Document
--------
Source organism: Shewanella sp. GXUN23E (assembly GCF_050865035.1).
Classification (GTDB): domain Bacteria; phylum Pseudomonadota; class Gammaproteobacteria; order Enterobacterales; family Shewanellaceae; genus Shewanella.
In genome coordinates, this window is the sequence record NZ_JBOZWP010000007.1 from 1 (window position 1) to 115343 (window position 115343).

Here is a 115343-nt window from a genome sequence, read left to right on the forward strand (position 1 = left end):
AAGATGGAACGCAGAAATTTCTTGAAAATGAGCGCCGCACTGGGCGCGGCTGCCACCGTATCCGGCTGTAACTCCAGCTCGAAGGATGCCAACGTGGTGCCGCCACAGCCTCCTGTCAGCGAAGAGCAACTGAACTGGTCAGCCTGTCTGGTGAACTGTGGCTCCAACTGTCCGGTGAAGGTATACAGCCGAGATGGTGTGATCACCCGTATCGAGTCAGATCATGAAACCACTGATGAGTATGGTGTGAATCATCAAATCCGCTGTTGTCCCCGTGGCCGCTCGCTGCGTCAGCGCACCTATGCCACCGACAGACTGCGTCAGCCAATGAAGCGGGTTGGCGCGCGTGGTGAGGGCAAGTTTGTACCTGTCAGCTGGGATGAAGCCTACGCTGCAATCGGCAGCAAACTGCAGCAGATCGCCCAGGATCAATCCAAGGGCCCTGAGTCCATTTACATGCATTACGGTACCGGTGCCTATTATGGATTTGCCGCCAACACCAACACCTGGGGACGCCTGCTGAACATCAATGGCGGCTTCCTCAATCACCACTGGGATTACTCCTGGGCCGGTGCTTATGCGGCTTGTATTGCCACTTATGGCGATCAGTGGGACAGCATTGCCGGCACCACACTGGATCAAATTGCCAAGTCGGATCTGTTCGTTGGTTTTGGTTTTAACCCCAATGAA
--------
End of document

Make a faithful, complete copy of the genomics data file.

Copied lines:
Source organism: Shewanella sp. GXUN23E (assembly GCF_050865035.1).
Classification (GTDB): domain Bacteria; phylum Pseudomonadota; class Gammaproteobacteria; order Enterobacterales; family Shewanellaceae; genus Shewanella.
In genome coordinates, this window is the sequence record NZ_JBOZWP010000007.1 from 1 (window position 1) to 115343 (window position 115343).

Here is a 115343-nt window from a genome sequence, read left to right on the forward strand (position 1 = left end):
AAGATGGAACGCAGAAATTTCTTGAAAATGAGCGCCGCACTGGGCGCGGCTGCCACCGTATCCGGCTGTAACTCCAGCTCGAAGGATGCCAACGTGGTGCCGCCACAGCCTCCTGTCAGCGAAGAGCAACTGAACTGGTCAGCCTGTCTGGTGAACTGTGGCTCCAACTGTCCGGTGAAGGTATACAGCCGAGATGGTGTGATCACCCGTATCGAGTCAGATCATGAAACCACTGATGAGTATGGTGTGAATCATCAAATCCGCTGTTGTCCCCGTGGCCGCTCGCTGCGTCAGCGCACCTATGCCACCGACAGACTGCGTCAGCCAATGAAGCGGGTTGGCGCGCGTGGTGAGGGCAAGTTTGTACCTGTCAGCTGGGATGAAGCCTACGCTGCAATCGGCAGCAAACTGCAGCAGATCGCCCAGGATCAATCCAAGGGCCCTGAGTCCATTTACATGCATTACGGTACCGGTGCCTATTATGGATTTGCCGCCAACACCAACACCTGGGGACGCCTGCTGAACATCAATGGCGGCTTCCTCAATCACCACTGGGATTACTCCTGGGCCGGTGCTTATGCGGCTTGTATTGCCACTTATGGCGATCAGTGGGACAGCATTGCCGGCACCACACTGGATCAAATTGCCAAGTCGGATCTGTTCGTTGGTTTTGGTTTTAACCCCAATGAA